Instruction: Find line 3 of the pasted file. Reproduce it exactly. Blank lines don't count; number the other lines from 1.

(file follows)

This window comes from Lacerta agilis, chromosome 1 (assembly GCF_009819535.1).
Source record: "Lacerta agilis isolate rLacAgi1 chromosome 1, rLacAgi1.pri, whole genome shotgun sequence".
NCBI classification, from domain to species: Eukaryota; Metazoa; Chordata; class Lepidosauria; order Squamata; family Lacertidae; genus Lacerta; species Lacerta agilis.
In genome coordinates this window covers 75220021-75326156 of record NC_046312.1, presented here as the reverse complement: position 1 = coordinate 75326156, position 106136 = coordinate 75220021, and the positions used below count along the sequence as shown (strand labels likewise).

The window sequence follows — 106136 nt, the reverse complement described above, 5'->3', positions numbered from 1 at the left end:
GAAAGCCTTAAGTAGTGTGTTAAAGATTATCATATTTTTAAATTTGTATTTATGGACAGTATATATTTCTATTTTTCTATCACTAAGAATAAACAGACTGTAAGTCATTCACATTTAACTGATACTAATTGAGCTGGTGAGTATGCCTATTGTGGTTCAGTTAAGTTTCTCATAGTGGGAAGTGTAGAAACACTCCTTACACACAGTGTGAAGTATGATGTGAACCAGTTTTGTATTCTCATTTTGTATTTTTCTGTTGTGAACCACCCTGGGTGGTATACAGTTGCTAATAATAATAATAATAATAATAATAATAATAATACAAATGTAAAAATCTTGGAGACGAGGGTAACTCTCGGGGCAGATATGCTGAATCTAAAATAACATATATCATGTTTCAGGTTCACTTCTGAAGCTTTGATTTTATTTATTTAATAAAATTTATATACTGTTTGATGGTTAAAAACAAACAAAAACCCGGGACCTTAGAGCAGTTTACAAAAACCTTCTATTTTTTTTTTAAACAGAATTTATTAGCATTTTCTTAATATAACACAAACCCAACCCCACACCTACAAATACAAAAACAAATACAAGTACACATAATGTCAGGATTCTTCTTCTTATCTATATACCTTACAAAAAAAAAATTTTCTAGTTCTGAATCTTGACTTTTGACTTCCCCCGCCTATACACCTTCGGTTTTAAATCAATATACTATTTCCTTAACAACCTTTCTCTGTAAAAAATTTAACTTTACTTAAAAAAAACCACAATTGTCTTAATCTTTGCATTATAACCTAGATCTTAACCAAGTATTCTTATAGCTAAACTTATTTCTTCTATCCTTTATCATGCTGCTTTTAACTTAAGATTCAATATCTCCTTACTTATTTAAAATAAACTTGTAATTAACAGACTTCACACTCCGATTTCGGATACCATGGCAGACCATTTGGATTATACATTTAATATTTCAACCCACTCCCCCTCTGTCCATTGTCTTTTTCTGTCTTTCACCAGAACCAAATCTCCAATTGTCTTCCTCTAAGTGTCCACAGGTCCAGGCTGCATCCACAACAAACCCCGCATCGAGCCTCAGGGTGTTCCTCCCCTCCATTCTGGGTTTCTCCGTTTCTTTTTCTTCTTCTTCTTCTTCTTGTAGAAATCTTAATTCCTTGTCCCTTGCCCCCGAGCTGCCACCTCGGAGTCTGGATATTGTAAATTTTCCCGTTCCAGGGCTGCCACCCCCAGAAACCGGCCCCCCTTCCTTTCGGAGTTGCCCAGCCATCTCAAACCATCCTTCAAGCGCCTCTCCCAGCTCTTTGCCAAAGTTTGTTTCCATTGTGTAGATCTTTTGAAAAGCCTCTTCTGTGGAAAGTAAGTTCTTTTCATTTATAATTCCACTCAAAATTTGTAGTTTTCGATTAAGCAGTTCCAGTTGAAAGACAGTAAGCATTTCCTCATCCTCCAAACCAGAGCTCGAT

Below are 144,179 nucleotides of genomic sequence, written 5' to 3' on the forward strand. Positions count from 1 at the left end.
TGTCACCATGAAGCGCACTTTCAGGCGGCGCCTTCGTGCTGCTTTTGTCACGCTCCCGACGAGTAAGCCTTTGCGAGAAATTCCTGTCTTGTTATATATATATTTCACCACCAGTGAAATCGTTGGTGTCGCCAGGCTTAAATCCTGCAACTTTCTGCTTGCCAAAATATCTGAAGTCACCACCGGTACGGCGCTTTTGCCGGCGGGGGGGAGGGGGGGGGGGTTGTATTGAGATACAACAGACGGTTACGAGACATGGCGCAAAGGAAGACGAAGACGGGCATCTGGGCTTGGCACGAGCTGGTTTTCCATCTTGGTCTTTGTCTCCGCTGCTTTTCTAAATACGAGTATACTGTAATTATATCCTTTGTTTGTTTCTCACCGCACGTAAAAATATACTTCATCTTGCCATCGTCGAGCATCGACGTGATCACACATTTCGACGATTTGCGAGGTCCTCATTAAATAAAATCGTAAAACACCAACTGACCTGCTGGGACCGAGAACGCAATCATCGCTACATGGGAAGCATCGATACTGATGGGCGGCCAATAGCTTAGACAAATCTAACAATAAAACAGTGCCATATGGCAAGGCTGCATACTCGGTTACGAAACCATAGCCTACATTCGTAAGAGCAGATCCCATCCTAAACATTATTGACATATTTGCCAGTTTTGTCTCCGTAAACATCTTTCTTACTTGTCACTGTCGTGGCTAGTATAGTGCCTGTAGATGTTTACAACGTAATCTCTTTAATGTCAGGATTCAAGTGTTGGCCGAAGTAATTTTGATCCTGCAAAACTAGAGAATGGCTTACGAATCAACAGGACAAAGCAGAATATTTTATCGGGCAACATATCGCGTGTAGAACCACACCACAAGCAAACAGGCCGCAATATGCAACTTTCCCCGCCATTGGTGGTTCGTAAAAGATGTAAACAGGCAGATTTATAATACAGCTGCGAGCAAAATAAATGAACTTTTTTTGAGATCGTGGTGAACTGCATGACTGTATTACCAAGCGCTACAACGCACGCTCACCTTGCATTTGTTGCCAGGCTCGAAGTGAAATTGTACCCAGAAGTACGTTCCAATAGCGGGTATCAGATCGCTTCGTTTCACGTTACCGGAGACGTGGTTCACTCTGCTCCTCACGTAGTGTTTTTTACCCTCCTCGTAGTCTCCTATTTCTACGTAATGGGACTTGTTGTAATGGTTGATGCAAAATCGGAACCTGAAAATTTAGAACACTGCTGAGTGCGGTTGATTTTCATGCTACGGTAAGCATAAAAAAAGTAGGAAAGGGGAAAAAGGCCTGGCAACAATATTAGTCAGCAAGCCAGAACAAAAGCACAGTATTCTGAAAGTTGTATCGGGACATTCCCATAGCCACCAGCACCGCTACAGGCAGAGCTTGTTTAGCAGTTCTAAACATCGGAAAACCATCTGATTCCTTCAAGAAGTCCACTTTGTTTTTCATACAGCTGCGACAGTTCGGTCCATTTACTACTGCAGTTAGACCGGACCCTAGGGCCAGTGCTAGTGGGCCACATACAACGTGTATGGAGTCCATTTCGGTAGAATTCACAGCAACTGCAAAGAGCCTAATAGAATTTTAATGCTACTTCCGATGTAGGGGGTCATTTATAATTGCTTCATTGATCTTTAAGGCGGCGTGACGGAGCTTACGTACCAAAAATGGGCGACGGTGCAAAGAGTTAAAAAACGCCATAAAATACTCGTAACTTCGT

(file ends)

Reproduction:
NCBI classification, from domain to species: Eukaryota; Metazoa; Chordata; class Lepidosauria; order Squamata; family Lacertidae; genus Lacerta; species Lacerta agilis.